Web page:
The state of Minnesota awarded $10.9 million in job training grants to 42 agencies this month as part of its effort to boost wages and skill sets among people of color, immigrants and inmates and to reduce economic disparities that are among the worst in the nation.

The Minnesota Pathways to Prosperity program grants range in size from $63,000 to $450,000 and are “part of our equity goal,” said Hamse Warfa, deputy commissioner of the state Department of Employment and Economic Development (DEED).

The grants, announced this month, are for the fiscal year 2020-2021 funding cycle. State officials said the grants are competitive and pack a punch because they deliver workforce development and training opportunities to adults in Minnesota who are experiencing barriers to employment.

State officials said the grants fund roughly half the requests received.

If successful, the programs could help reduce the wide gaps that exist between whites and nonwhites with respect to unemployment, wages, homeownership and education.

The unemployment rate for black and Hispanic Minnesotans was 6.8% and 3.2%, respectively, in August. That compared with 2.8% for white Minnesotans.

The two largest grants were awarded to International Institute of Minnesota in St. Paul ($450,000) and the city of Minneapolis’ Employment and Training Division ($400,000).

The smallest grant — for $63,000 — will go to the Community Action Center of Northfield Inc., which will train people of color and people with disabilities for jobs in the health care industry. DEED officials noted that this year’s Pathways to Prosperity program attempted to allocate more funding across the state and sought to include some new service providers that serve individuals with multiple barriers to employment.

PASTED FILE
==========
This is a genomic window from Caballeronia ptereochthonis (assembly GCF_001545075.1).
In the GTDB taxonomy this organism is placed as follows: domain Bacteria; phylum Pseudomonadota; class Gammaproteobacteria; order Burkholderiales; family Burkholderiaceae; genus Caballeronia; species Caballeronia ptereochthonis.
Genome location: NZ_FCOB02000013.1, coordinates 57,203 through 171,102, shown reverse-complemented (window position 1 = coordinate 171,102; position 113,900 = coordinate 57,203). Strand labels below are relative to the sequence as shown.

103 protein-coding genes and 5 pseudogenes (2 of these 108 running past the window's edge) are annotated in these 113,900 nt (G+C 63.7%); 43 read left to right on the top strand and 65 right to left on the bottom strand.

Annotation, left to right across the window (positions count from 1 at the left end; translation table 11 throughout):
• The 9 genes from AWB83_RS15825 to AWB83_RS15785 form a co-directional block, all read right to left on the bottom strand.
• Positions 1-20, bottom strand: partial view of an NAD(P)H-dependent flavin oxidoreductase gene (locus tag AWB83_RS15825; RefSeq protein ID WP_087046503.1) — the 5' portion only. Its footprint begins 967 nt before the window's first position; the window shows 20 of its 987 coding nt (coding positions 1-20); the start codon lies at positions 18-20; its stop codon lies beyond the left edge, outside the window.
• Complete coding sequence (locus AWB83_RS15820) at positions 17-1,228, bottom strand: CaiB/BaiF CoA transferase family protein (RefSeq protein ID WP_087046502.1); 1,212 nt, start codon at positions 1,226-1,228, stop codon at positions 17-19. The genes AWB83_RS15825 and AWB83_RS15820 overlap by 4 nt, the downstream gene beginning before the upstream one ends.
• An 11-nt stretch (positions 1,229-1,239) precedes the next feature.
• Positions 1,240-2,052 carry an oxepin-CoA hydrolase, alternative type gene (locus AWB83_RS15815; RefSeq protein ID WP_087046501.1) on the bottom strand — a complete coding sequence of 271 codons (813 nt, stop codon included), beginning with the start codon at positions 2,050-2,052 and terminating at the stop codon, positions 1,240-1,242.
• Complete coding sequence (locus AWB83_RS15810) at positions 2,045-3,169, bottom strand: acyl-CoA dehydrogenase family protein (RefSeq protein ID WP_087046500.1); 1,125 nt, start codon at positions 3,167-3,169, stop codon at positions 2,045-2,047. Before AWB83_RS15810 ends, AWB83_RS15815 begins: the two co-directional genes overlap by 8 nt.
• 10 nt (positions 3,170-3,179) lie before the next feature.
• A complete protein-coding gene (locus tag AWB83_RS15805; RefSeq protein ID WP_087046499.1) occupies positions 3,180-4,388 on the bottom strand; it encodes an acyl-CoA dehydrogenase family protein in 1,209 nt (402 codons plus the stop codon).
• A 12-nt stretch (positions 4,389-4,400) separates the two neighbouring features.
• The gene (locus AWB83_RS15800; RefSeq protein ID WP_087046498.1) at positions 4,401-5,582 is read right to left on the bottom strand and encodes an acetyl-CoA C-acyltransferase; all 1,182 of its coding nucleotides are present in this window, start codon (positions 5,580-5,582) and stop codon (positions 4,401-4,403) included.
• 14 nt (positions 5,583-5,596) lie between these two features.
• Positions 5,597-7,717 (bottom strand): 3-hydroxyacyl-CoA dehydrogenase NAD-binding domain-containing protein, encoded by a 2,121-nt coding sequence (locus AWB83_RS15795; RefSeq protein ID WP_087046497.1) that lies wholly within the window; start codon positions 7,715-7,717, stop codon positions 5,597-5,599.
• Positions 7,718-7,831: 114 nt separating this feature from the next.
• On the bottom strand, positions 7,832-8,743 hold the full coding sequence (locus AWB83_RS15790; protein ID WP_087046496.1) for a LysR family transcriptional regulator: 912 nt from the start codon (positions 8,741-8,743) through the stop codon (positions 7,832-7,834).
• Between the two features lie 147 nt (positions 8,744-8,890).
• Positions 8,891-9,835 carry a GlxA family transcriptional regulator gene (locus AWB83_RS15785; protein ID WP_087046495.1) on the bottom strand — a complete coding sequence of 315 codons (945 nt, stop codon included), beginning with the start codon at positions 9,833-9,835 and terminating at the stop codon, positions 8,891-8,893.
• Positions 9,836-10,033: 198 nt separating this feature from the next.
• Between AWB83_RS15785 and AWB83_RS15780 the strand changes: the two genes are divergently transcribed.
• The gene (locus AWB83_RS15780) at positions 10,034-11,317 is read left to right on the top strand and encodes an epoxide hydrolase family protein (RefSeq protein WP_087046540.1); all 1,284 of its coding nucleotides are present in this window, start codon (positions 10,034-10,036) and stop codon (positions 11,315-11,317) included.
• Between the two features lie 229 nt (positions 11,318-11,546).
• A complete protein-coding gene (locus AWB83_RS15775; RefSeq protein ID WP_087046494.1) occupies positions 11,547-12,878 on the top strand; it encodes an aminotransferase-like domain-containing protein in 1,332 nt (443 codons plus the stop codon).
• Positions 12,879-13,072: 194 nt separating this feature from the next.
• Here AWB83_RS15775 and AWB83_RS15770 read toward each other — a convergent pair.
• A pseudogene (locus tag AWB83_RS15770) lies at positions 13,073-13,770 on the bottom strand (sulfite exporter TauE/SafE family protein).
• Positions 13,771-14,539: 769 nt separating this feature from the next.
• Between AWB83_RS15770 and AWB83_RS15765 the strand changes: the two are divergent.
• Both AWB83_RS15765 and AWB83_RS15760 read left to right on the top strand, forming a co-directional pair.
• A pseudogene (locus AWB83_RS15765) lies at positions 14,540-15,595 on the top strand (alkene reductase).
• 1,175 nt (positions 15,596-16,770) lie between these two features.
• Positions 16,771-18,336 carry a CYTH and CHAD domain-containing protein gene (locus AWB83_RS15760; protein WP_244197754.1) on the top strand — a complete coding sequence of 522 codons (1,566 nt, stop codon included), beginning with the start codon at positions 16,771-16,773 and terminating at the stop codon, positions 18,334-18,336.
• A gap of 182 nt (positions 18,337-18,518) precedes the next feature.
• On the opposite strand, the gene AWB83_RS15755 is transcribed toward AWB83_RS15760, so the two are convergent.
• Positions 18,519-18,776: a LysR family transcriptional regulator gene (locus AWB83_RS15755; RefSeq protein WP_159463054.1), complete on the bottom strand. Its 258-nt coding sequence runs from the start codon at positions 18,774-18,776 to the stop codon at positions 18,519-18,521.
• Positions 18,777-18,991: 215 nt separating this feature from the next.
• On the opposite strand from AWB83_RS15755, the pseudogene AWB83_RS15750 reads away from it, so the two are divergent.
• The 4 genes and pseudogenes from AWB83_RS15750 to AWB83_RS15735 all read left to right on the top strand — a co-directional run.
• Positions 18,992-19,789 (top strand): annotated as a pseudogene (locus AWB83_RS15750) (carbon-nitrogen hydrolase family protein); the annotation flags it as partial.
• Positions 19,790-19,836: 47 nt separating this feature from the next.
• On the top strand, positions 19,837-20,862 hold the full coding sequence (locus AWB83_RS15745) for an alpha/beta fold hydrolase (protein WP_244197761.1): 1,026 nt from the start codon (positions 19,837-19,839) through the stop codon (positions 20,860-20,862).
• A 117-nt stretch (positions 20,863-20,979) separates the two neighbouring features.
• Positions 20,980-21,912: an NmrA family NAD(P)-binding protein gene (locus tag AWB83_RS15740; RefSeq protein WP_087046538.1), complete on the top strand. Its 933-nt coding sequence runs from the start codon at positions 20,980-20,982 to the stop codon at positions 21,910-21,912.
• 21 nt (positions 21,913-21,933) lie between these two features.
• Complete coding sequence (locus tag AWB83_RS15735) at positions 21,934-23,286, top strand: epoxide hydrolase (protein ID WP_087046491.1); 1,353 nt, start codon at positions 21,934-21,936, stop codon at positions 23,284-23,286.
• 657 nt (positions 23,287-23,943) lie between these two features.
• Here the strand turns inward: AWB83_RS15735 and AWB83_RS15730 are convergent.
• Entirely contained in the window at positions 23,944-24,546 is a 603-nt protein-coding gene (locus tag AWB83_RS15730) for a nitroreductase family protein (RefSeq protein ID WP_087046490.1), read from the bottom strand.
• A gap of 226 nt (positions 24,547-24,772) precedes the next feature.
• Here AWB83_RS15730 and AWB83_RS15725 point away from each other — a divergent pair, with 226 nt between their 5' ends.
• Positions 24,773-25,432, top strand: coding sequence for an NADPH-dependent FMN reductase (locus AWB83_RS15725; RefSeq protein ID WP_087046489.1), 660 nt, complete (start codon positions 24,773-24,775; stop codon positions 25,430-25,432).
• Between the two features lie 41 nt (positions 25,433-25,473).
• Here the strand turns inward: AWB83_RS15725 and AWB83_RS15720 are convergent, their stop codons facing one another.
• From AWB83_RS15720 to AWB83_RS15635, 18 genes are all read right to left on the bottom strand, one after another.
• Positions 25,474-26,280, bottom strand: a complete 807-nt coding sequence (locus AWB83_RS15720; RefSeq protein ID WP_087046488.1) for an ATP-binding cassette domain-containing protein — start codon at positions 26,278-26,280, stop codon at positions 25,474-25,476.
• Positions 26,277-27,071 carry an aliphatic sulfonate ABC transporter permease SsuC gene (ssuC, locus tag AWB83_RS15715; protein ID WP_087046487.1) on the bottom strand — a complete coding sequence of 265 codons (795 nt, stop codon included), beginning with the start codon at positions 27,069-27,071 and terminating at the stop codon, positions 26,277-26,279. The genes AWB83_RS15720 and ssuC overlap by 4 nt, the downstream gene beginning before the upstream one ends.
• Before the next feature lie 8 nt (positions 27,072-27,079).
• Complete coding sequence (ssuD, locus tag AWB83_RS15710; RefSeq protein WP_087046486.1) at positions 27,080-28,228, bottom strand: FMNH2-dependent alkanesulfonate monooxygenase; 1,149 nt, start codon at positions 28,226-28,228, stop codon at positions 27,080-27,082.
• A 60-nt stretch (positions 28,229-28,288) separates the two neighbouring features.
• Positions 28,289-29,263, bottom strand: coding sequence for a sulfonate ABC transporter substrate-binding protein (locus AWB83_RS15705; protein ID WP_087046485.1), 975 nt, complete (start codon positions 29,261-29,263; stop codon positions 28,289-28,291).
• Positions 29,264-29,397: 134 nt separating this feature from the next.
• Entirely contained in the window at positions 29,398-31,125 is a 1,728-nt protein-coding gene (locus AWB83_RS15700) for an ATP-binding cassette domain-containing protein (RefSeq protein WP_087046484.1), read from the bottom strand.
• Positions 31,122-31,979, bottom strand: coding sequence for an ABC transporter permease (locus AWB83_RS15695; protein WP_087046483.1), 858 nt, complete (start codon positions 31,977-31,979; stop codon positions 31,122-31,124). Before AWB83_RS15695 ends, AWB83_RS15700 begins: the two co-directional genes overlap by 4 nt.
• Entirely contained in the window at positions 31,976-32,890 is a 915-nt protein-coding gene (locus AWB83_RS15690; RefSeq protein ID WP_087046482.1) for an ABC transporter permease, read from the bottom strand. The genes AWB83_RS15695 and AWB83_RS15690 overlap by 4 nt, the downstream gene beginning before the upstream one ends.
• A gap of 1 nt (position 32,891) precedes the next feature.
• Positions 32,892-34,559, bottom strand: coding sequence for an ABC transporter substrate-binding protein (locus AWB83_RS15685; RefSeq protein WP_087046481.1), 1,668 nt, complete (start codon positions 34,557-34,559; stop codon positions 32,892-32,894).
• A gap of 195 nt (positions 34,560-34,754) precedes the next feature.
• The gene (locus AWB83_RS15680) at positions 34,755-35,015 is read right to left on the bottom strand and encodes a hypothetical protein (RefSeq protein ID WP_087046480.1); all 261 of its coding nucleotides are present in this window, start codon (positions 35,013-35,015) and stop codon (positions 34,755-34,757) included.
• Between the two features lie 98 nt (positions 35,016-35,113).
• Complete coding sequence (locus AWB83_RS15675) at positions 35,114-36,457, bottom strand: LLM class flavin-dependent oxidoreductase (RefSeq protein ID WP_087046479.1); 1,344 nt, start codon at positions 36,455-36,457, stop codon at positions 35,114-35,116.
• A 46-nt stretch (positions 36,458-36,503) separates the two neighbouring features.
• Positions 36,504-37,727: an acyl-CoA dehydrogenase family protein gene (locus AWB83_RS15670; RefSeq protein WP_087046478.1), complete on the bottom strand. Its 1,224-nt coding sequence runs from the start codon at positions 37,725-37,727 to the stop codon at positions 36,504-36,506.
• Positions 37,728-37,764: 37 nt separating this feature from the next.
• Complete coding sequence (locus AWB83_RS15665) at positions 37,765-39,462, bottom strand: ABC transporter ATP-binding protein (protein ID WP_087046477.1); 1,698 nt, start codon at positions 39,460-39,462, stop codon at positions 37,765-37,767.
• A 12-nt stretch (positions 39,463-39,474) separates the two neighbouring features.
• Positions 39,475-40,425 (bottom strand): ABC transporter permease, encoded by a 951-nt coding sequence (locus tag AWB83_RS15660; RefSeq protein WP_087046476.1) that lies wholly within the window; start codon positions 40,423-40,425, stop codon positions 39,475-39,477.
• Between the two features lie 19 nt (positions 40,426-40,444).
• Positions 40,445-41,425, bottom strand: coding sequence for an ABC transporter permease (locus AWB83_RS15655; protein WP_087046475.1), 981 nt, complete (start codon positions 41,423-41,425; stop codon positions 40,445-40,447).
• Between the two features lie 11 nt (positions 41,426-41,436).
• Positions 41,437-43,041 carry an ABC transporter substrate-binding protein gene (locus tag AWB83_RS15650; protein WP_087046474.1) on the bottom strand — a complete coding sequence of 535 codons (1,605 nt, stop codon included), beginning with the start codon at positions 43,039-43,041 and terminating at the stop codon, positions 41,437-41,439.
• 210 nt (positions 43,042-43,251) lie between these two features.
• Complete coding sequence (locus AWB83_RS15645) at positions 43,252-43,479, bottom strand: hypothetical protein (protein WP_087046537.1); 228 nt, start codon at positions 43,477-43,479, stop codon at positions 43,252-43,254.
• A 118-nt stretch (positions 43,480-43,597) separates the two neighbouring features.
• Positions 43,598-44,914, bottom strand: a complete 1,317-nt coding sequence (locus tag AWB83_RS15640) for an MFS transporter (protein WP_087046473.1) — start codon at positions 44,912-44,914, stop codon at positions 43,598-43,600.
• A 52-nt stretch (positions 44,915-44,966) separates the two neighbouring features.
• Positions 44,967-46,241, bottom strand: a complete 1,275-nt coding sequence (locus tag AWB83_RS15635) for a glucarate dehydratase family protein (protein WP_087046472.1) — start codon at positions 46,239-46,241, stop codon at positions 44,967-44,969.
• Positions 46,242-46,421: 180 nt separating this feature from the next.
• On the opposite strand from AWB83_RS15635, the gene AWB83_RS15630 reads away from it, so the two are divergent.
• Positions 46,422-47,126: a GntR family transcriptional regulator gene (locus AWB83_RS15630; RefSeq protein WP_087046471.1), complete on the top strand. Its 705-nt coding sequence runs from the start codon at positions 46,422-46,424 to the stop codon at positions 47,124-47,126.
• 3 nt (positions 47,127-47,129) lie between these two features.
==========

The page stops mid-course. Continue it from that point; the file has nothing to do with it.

The agencies that receive the grants help job seekers learn about new careers, go to school, receive skills training and obtain industry-recognized certifications and credits that are highly sought after by Minnesota companies. The programs then connect trainees to jobs “in high-growth, high-demand industries with long-term opportunities,” DEED officials said.

To ensure successful completion of each program, Pathways grantees also will provide “wraparound services” such as access to child care, transportation or food assistance. Those services are critical and “help Minnesotans in finding and keeping jobs,” Warfa said.

Others among the 42 grantees included: the city of Duluth Workforce Development ($378,000); CLUES Latino development organization in Minneapolis ($300,000); Goodwill-Easter Seals in St. Paul ($305,847); the Hiawatha Valley Adult Education program in Red Wing for soon-to-be-released inmates ($400,000); Jewish Family and Children’s Services of Minneapolis in Golden Valley ($350,000); the Ka Joog health care training program for Somalis in Minneapolis ($350,000); Lutheran Social Service in St. Paul ($435,000); and the Mille Lacs Band of Ojibwe in Onamia ($300,000).

DEED Commissioner Steve Grove has said in previous interviews that Minnesota government, corporate, educational and other private/public partnerships must work together to eradicate racial disparities for the health of state’s economy and overall growth.

Minnesota has “some of the worst income disparities between whites and people of color in the country. That is an embarrassing fact,” said Grove when he was newly tapped to head DEED in March.

Lowering minority unemployment “will be an emphasis of [the Walz] administration,” he said.